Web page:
We must beware of overreacting on the childcare issue
Opinion: Outsourcing the care of children can be a fraught and guilt-ridden affair
“High quality childcare is certainly not about graduation ceremonies, cute uniforms or impressive buildings . . . It is about low child-carer ratios in a safe and stimulating, child-centred environment. It is also about warmth and affection.” Photograph: Frank Perry/AFP/Getty Images
Paid childcare is now a fact of life for many Irish families. Economic necessity – and the gradual erosion of the male breadwinner, female homemaker, ever available grandparents model of the family – mean that many of us have no choice but to engage professional help.
Even so, outsourcing the care of your children to someone else is invariably a fraught and guilt-ridden process. In the early days of employing a new childminder, I regularly find myself “forgetting” phones and wallets, and having to pop back home unannounced. Other parents go even further: one couple I know have installed a hidden camera in the living room to watch their infant son when they’re away, and to keep an eye on their nanny.
Over time, parents tend to develop an emotional bond with the people we pay to care for our children, mostly because if we didn’t handing them over would be unbearable. That’s what will make this week’s RTÉ Prime Time programme such difficult viewing. The fact that the mistreatment uncovered doesn’t appear to be at the Leas Cross end of the scale is unlikely to provide the parents involved with much solace.
According to those who have seen it, the programme – which was filmed by undercover reporters at the Giraffe creche in Belarmine, Stepaside; Links in Abington, Malahide, and Little Harvard in Rathnew, Co Wicklow – will show children being strapped “unnecessarily” into high chairs for long periods and being handled “abruptly” during their nap and rest times.
Even the notion of your very young child being treated with an absence of kindness and affection is, for a parent, pretty horrifying. At the same time, we have to be wary of overreacting.
Paid childcare, in itself, is no bad thing. Without it, many families would not be able to make ends meet; many women would be denied the opportunity to work outside the home.
There is a growing body of academic research to show that children in high-quality care benefit too, even, according to one recent study, up to 30 years later. The Government is sufficiently convinced of this to have invested €175 million in providing a year’s free place for every four-year-old child in the country. But it is those two little words “high quality” which matter most.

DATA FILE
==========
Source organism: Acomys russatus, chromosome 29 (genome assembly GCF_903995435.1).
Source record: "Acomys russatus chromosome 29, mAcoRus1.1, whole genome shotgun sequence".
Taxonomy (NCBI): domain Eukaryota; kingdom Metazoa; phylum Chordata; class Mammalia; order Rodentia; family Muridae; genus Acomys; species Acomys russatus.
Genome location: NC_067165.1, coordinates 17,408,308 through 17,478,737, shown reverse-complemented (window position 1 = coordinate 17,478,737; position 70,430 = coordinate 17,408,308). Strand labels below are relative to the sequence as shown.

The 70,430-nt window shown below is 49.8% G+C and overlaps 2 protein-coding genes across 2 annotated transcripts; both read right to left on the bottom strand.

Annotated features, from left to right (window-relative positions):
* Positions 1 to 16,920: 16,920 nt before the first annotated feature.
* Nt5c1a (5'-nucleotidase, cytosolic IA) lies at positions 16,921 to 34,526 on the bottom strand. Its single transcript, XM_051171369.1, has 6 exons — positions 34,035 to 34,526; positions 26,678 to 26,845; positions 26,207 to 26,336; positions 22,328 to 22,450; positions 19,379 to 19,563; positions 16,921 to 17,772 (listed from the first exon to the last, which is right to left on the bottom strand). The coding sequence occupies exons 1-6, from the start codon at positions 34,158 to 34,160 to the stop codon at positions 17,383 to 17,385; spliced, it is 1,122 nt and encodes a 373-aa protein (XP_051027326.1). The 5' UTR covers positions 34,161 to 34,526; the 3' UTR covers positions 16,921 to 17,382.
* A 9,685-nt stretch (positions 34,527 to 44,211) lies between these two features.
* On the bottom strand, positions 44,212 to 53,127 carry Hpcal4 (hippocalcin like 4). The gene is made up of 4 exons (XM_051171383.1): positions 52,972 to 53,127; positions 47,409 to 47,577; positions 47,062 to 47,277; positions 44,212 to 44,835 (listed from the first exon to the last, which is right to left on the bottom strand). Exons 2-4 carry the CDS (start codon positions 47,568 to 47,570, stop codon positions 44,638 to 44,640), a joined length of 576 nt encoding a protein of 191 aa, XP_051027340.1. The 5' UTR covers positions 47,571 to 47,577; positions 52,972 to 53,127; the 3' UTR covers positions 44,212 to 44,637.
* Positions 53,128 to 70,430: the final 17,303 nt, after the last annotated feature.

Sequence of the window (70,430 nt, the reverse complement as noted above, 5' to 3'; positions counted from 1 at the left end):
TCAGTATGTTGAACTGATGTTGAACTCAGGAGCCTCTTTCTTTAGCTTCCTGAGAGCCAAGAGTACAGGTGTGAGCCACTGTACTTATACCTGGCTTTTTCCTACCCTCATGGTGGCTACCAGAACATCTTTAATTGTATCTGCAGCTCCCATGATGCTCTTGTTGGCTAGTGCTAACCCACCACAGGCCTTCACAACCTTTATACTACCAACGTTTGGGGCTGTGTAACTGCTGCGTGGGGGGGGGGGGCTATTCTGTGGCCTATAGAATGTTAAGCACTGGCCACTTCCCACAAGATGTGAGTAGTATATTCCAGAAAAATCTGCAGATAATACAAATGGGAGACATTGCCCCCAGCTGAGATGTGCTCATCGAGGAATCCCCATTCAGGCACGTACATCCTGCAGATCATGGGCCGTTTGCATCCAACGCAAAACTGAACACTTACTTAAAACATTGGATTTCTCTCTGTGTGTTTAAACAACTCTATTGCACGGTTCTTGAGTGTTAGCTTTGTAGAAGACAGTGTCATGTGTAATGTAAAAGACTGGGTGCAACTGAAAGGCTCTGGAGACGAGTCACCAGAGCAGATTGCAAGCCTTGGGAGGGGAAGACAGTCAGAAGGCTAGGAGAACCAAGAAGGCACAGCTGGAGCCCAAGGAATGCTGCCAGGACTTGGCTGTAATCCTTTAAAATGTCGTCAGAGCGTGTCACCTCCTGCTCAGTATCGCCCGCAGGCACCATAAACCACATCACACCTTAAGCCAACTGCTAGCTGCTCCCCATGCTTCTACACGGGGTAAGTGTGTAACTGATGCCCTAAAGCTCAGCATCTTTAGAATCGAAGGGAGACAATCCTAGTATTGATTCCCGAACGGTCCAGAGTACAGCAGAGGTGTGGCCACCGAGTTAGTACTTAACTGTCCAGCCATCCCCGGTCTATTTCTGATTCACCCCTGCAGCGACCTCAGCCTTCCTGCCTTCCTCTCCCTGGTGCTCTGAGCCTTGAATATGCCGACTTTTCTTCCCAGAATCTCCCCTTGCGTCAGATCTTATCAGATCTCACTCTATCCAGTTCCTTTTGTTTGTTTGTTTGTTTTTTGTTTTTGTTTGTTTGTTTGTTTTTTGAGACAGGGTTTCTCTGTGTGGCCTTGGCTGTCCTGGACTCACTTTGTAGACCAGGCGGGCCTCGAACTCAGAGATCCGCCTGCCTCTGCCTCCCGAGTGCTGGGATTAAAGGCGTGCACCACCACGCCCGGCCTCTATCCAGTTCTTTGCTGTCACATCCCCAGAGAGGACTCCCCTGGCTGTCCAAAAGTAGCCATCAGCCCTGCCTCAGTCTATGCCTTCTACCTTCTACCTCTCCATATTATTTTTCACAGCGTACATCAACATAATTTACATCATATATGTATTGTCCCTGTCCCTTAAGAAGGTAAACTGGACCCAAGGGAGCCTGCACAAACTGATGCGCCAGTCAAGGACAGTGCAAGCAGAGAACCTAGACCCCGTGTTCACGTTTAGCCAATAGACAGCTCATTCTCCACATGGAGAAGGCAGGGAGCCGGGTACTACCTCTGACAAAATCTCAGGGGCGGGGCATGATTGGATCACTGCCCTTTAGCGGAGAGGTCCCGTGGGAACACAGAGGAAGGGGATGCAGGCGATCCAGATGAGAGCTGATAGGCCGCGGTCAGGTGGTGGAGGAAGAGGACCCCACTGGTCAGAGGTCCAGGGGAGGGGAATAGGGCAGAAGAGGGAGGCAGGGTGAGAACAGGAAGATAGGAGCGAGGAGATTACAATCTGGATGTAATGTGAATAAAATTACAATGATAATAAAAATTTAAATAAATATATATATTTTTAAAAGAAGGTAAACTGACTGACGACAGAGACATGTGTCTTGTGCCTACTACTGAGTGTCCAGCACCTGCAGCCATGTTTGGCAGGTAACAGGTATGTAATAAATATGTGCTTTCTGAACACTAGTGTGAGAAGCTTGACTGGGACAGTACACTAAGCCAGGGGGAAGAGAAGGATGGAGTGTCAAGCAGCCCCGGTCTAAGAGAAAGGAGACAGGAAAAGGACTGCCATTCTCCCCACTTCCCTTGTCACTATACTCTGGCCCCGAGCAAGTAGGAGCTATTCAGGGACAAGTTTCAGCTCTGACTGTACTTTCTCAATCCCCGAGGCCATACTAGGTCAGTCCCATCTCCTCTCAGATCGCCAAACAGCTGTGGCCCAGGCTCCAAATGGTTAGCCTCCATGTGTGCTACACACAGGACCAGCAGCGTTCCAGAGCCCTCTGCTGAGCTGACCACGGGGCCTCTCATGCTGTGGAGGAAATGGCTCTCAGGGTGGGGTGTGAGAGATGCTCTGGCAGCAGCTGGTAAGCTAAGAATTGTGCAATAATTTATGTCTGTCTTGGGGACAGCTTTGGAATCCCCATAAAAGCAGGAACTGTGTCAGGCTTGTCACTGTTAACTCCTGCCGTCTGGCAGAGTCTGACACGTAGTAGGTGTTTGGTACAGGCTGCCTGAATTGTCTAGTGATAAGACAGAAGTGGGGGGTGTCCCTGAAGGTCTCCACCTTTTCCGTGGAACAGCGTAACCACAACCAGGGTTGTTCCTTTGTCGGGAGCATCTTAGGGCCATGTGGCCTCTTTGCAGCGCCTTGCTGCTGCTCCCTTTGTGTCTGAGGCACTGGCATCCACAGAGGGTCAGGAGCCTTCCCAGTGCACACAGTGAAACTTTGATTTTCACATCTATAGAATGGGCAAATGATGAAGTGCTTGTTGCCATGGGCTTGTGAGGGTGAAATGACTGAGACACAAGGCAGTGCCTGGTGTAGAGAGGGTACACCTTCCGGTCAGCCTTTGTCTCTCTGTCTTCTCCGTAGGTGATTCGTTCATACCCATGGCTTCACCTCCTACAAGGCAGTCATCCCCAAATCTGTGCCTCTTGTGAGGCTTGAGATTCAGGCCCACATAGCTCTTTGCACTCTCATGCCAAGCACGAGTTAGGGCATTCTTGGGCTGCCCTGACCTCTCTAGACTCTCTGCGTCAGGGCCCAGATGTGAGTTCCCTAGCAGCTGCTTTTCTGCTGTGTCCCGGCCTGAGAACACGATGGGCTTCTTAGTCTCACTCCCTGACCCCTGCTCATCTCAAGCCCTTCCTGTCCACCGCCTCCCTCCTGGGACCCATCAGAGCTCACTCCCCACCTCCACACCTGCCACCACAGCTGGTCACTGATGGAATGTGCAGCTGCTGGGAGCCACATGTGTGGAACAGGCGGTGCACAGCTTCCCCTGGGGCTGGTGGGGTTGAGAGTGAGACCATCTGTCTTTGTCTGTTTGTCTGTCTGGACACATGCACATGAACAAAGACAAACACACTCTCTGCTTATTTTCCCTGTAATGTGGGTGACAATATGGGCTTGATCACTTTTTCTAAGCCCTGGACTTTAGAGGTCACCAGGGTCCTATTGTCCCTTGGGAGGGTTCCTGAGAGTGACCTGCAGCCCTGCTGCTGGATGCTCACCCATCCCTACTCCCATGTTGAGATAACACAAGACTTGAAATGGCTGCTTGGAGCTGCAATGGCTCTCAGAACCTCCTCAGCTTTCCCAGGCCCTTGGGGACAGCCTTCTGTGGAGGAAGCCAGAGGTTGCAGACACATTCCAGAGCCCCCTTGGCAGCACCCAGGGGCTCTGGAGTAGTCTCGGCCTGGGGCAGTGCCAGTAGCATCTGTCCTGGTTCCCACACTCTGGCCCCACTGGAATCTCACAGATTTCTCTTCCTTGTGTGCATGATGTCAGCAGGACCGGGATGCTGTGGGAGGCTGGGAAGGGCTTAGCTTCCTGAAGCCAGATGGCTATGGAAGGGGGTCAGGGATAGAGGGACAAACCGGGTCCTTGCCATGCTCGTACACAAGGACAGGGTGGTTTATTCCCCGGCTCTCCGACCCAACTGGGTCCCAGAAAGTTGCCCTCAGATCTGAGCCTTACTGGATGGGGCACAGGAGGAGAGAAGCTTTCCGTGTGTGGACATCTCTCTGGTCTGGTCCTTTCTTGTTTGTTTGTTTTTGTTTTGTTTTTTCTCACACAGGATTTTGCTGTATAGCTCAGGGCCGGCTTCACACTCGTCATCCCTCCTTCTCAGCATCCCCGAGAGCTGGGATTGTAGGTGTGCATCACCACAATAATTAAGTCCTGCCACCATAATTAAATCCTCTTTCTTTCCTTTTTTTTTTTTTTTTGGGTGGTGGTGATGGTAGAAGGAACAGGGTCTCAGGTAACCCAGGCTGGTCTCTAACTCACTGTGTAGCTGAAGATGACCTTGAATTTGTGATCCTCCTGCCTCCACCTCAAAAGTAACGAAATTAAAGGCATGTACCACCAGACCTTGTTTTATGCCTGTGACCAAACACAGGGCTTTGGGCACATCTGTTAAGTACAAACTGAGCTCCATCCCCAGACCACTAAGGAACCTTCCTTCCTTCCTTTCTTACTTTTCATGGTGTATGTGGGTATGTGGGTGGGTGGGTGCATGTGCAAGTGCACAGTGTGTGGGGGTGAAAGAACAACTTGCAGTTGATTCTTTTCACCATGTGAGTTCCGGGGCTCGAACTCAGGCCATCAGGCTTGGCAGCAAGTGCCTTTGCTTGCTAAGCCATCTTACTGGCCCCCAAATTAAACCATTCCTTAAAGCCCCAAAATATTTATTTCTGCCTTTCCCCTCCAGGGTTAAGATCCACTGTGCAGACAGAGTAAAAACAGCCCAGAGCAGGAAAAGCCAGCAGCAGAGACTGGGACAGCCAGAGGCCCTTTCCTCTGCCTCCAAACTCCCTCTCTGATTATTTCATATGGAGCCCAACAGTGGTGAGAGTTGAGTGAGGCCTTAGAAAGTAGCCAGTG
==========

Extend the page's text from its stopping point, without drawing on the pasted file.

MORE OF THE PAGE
High quality childcare is certainly not about graduation ceremonies, cute uniforms or impressive buildings. It is not even just about the qualifications of staff, hygiene practices or the amount of space, though these things matter. Rather, it is about low child-carer ratios in a safe and stimulating, child-centred environment. It is also about warmth and affection.
We are unduly fearful of extreme risks like abduction or abuse, at the expense of less newsworthy, but more realistic ones – that our children might be bored or understimulated; that they might be shouted or sworn at.
Paranoia about children being observed by strangers means that most creches now have high walls or obscured windows. Some require parents to wait outside or in a lobby for their children to be brought to them. The price we pay for the sense of security this gives us is that parents rarely get to watch their children and carers unobserved.
We have to rely on the HSE’s system of inspections to do that for us – and almost certainly it will have questions to answer once its review of the three creches involved is concluded. One of these questions will be about the frequency of unannounced visits to childcare facilities.
Whatever transpires, we should not allow the fallout from this programme to become another stick with which to beat families in which both parents work.